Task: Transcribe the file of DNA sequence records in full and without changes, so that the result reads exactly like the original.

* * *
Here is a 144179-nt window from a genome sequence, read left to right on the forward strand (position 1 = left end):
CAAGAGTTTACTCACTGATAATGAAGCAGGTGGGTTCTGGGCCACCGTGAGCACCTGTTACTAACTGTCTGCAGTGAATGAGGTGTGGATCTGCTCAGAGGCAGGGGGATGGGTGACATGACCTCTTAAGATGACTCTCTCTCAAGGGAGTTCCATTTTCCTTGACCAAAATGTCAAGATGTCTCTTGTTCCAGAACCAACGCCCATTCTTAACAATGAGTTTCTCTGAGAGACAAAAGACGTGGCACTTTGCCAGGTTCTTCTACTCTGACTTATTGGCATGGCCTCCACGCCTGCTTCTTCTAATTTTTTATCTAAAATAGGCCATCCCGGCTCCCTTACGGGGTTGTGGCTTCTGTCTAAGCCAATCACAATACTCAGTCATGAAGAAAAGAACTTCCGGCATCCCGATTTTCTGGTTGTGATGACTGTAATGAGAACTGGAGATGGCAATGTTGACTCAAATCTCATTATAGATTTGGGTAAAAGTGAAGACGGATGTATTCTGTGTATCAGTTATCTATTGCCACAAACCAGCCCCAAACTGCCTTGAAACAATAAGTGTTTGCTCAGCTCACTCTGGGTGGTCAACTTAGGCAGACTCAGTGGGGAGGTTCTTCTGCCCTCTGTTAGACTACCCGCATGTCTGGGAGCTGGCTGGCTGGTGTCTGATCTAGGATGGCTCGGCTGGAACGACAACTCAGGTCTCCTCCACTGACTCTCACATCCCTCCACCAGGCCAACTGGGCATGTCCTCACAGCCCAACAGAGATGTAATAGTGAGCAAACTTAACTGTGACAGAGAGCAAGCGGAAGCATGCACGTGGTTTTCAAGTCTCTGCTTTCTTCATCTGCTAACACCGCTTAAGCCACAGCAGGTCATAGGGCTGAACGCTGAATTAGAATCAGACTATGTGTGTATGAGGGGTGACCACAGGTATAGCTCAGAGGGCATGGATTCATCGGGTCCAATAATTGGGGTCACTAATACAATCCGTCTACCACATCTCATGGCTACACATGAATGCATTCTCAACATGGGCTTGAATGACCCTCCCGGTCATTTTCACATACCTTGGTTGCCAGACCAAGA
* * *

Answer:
Here is a 144179-nt window from a genome sequence, read left to right on the forward strand (position 1 = left end):
CAAGAGTTTACTCACTGATAATGAAGCAGGTGGGTTCTGGGCCACCGTGAGCACCTGTTACTAACTGTCTGCAGTGAATGAGGTGTGGATCTGCTCAGAGGCAGGGGGATGGGTGACATGACCTCTTAAGATGACTCTCTCTCAAGGGAGTTCCATTTTCCTTGACCAAAATGTCAAGATGTCTCTTGTTCCAGAACCAACGCCCATTCTTAACAATGAGTTTCTCTGAGAGACAAAAGACGTGGCACTTTGCCAGGTTCTTCTACTCTGACTTATTGGCATGGCCTCCACGCCTGCTTCTTCTAATTTTTTATCTAAAATAGGCCATCCCGGCTCCCTTACGGGGTTGTGGCTTCTGTCTAAGCCAATCACAATACTCAGTCATGAAGAAAAGAACTTCCGGCATCCCGATTTTCTGGTTGTGATGACTGTAATGAGAACTGGAGATGGCAATGTTGACTCAAATCTCATTATAGATTTGGGTAAAAGTGAAGACGGATGTATTCTGTGTATCAGTTATCTATTGCCACAAACCAGCCCCAAACTGCCTTGAAACAATAAGTGTTTGCTCAGCTCACTCTGGGTGGTCAACTTAGGCAGACTCAGTGGGGAGGTTCTTCTGCCCTCTGTTAGACTACCCGCATGTCTGGGAGCTGGCTGGCTGGTGTCTGATCTAGGATGGCTCGGCTGGAACGACAACTCAGGTCTCCTCCACTGACTCTCACATCCCTCCACCAGGCCAACTGGGCATGTCCTCACAGCCCAACAGAGATGTAATAGTGAGCAAACTTAACTGTGACAGAGAGCAAGCGGAAGCATGCACGTGGTTTTCAAGTCTCTGCTTTCTTCATCTGCTAACACCGCTTAAGCCACAGCAGGTCATAGGGCTGAACGCTGAATTAGAATCAGACTATGTGTGTATGAGGGGTGACCACAGGTATAGCTCAGAGGGCATGGATTCATCGGGTCCAATAATTGGGGTCACTAATACAATCCGTCTACCACATCTCATGGCTACACATGAATGCATTCTCAACATGGGCTTGAATGACCCTCCCGGTCATTTTCACATACCTTGGTTGCCAGACCAAGA